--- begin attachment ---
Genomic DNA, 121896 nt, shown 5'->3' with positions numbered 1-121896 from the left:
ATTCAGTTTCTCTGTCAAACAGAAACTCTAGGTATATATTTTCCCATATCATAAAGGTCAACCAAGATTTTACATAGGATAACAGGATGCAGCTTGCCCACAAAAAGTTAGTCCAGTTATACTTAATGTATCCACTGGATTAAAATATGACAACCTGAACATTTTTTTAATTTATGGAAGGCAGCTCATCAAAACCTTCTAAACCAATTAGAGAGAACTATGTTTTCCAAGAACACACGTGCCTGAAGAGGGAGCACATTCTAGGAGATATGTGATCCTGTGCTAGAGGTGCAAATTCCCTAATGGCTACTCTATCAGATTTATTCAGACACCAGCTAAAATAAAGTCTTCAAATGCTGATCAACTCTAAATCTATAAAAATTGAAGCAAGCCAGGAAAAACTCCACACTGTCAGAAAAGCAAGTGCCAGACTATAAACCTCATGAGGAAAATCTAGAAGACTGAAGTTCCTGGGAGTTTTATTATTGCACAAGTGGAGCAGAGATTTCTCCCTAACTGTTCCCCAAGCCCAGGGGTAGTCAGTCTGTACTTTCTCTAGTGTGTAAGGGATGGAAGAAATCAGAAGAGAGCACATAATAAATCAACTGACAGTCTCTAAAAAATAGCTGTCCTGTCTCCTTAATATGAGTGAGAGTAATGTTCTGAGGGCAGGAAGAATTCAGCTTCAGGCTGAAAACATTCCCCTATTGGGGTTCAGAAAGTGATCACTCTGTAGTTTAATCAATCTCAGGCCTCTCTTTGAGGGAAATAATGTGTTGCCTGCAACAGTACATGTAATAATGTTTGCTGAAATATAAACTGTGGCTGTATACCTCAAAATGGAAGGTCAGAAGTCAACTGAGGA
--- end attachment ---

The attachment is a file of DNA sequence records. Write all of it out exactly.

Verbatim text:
Genomic DNA, 121896 nt, shown 5'->3' with positions numbered 1-121896 from the left:
ATTCAGTTTCTCTGTCAAACAGAAACTCTAGGTATATATTTTCCCATATCATAAAGGTCAACCAAGATTTTACATAGGATAACAGGATGCAGCTTGCCCACAAAAAGTTAGTCCAGTTATACTTAATGTATCCACTGGATTAAAATATGACAACCTGAACATTTTTTTAATTTATGGAAGGCAGCTCATCAAAACCTTCTAAACCAATTAGAGAGAACTATGTTTTCCAAGAACACACGTGCCTGAAGAGGGAGCACATTCTAGGAGATATGTGATCCTGTGCTAGAGGTGCAAATTCCCTAATGGCTACTCTATCAGATTTATTCAGACACCAGCTAAAATAAAGTCTTCAAATGCTGATCAACTCTAAATCTATAAAAATTGAAGCAAGCCAGGAAAAACTCCACACTGTCAGAAAAGCAAGTGCCAGACTATAAACCTCATGAGGAAAATCTAGAAGACTGAAGTTCCTGGGAGTTTTATTATTGCACAAGTGGAGCAGAGATTTCTCCCTAACTGTTCCCCAAGCCCAGGGGTAGTCAGTCTGTACTTTCTCTAGTGTGTAAGGGATGGAAGAAATCAGAAGAGAGCACATAATAAATCAACTGACAGTCTCTAAAAAATAGCTGTCCTGTCTCCTTAATATGAGTGAGAGTAATGTTCTGAGGGCAGGAAGAATTCAGCTTCAGGCTGAAAACATTCCCCTATTGGGGTTCAGAAAGTGATCACTCTGTAGTTTAATCAATCTCAGGCCTCTCTTTGAGGGAAATAATGTGTTGCCTGCAACAGTACATGTAATAATGTTTGCTGAAATATAAACTGTGGCTGTATACCTCAAAATGGAAGGTCAGAAGTCAACTGAGGA